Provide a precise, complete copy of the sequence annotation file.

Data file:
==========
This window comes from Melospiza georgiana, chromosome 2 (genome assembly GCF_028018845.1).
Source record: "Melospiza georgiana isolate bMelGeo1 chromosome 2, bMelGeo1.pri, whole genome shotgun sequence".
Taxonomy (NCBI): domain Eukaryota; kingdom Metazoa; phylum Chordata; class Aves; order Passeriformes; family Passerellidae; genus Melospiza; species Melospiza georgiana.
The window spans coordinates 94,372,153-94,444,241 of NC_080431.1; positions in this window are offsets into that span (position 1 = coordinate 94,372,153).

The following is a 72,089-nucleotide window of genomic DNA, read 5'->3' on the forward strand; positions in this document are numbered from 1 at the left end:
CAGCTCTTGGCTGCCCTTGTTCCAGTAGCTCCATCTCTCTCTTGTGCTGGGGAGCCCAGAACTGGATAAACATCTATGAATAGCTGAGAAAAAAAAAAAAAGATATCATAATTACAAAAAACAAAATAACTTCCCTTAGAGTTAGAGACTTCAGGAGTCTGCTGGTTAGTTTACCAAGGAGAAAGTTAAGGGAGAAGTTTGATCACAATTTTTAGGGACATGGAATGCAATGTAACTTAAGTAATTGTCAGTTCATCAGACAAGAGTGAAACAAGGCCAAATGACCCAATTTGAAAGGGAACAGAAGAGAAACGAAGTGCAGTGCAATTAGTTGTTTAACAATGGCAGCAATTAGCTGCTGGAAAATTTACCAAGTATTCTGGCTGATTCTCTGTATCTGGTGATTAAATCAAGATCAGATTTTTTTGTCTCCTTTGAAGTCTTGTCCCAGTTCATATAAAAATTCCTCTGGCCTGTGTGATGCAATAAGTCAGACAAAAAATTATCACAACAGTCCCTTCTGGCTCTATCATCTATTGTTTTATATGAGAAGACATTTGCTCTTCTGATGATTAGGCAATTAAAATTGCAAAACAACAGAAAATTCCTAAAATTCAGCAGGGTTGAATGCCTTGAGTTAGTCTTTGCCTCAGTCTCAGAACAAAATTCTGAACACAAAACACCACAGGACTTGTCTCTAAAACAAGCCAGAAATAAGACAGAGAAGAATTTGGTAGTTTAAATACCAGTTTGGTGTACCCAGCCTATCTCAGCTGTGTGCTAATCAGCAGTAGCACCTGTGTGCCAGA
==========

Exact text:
This window comes from Melospiza georgiana, chromosome 2 (genome assembly GCF_028018845.1).
Source record: "Melospiza georgiana isolate bMelGeo1 chromosome 2, bMelGeo1.pri, whole genome shotgun sequence".
Taxonomy (NCBI): domain Eukaryota; kingdom Metazoa; phylum Chordata; class Aves; order Passeriformes; family Passerellidae; genus Melospiza; species Melospiza georgiana.
The window spans coordinates 94,372,153-94,444,241 of NC_080431.1; positions in this window are offsets into that span (position 1 = coordinate 94,372,153).

The following is a 72,089-nucleotide window of genomic DNA, read 5'->3' on the forward strand; positions in this document are numbered from 1 at the left end:
CAGCTCTTGGCTGCCCTTGTTCCAGTAGCTCCATCTCTCTCTTGTGCTGGGGAGCCCAGAACTGGATAAACATCTATGAATAGCTGAGAAAAAAAAAAAAAGATATCATAATTACAAAAAACAAAATAACTTCCCTTAGAGTTAGAGACTTCAGGAGTCTGCTGGTTAGTTTACCAAGGAGAAAGTTAAGGGAGAAGTTTGATCACAATTTTTAGGGACATGGAATGCAATGTAACTTAAGTAATTGTCAGTTCATCAGACAAGAGTGAAACAAGGCCAAATGACCCAATTTGAAAGGGAACAGAAGAGAAACGAAGTGCAGTGCAATTAGTTGTTTAACAATGGCAGCAATTAGCTGCTGGAAAATTTACCAAGTATTCTGGCTGATTCTCTGTATCTGGTGATTAAATCAAGATCAGATTTTTTTGTCTCCTTTGAAGTCTTGTCCCAGTTCATATAAAAATTCCTCTGGCCTGTGTGATGCAATAAGTCAGACAAAAAATTATCACAACAGTCCCTTCTGGCTCTATCATCTATTGTTTTATATGAGAAGACATTTGCTCTTCTGATGATTAGGCAATTAAAATTGCAAAACAACAGAAAATTCCTAAAATTCAGCAGGGTTGAATGCCTTGAGTTAGTCTTTGCCTCAGTCTCAGAACAAAATTCTGAACACAAAACACCACAGGACTTGTCTCTAAAACAAGCCAGAAATAAGACAGAGAAGAATTTGGTAGTTTAAATACCAGTTTGGTGTACCCAGCCTATCTCAGCTGTGTGCTAATCAGCAGTAGCACCTGTGTGCCAGA